Samoan Puligi (steamed pudding)

We have a funeral in the family this week. My mom’s beautiful Aunt lived a long, full life and was called a few days ago to rest in Paradise.

Typical of many Samoan funerals, Auntie won’t be buried until early next week. In the meantime, the family is spending a lot of time together – cleaning, cooking, planning, reminiscing, discussing protocol, and sharing lots of meals.

Enthusiastic cooks might think ‘bring-a-plate’ gatherings like these would be the perfect time to show off their culinary skills – they’d be wrong.

We’ve got a big family connected to several church groups, and all Samoans are programmed to not arrive empty handed… so your stellar dish would be lost in the mountains of food available throughout the week.

But late in the evenings of a Samoan funeral, when most of the day’s visitors have gone and only the close, blood relatives linger – to buoy each other’s spirits with light banter and shared memories… this is the time to bring out the best of our refreshments. This is Cup Tea time.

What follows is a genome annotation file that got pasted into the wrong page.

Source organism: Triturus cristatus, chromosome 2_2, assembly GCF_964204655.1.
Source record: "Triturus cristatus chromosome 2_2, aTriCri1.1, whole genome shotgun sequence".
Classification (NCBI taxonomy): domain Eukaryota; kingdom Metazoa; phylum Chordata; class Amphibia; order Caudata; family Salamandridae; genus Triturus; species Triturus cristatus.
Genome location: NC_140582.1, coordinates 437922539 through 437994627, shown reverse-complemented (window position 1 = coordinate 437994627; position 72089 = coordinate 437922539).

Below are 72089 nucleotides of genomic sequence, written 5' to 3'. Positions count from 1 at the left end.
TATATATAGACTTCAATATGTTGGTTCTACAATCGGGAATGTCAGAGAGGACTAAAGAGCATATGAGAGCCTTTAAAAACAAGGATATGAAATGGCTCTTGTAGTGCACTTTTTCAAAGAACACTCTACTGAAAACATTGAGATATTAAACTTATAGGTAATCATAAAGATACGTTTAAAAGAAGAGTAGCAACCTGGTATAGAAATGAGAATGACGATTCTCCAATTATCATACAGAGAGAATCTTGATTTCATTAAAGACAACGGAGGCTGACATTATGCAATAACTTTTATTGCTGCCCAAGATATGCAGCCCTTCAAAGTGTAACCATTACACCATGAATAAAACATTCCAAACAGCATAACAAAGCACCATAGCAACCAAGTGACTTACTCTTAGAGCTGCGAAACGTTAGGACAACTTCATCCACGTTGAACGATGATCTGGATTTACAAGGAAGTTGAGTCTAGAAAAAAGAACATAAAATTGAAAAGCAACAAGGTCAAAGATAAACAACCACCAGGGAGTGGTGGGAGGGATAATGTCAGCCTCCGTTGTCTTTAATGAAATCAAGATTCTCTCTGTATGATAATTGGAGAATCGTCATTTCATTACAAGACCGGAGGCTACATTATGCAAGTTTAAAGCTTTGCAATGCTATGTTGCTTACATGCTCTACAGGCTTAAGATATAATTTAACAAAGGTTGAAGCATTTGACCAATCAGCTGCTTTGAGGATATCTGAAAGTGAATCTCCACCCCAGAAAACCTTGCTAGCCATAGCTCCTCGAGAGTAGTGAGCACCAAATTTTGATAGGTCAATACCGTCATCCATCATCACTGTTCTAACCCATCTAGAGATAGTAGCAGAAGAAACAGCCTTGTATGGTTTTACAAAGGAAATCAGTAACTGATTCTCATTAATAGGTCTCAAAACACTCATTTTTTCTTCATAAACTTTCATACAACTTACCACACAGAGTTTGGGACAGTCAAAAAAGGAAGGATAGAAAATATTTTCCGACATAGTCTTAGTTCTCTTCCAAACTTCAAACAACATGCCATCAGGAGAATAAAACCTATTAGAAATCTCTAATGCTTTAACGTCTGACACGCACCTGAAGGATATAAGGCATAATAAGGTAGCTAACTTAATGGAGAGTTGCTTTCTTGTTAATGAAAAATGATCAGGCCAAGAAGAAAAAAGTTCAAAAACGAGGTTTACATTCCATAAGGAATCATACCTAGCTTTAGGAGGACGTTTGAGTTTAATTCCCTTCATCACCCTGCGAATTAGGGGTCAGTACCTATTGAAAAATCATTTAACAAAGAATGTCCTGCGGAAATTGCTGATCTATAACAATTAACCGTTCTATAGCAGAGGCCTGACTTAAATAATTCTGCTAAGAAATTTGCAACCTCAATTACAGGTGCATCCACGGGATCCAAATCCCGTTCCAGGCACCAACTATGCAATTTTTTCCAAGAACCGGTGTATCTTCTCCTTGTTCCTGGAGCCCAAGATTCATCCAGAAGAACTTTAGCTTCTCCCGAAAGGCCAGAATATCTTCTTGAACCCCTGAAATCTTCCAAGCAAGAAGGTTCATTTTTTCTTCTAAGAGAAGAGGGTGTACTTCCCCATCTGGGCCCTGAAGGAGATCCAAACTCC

Of the dozen or so dishes typically served as part of a Samoan Cup Tea, probably the most iconic for us (or maybe second only to our panipopo) is the steamed pudding. We call it puligi.

It’s obviously a dish we inherited from the Great British side of the world, most likely acquired during New Zealand’s occupation of Samoa early last century, but our version has a subtle Polynesian essence. We usually replace the pudding’s dairy component with coconut cream.




I’ve seen a lot of kitchen equipment designed especially for steaming. Don’t think you have to invest in any of that, though, to make puligi. I learned from my mom how to improvise. A large pot, a shallow cooling rack, the inside tin of an old rice cooker – we’re ready to roll.

Samoans love their pudding served with pouring custard.

Every single family I’ve had puligi with gets their custard from a box, which is great. As long as you follow the instructions and adjust things to taste, powdered custard can turn out very nice.


A couple years ago, though, I wanted to find out how they made pouring custard before it came in a box. It’s definitely different. The first time I served my made-from-scratch custard, my mom, uncles and aunts protested quite vocally. It was not what they were used to.

But then I tweaked my recipe a little to humour their taste buds and now they’ve accepted the advantages of ‘real’ custard. It’s lighter and creamier and just tastes… fresh.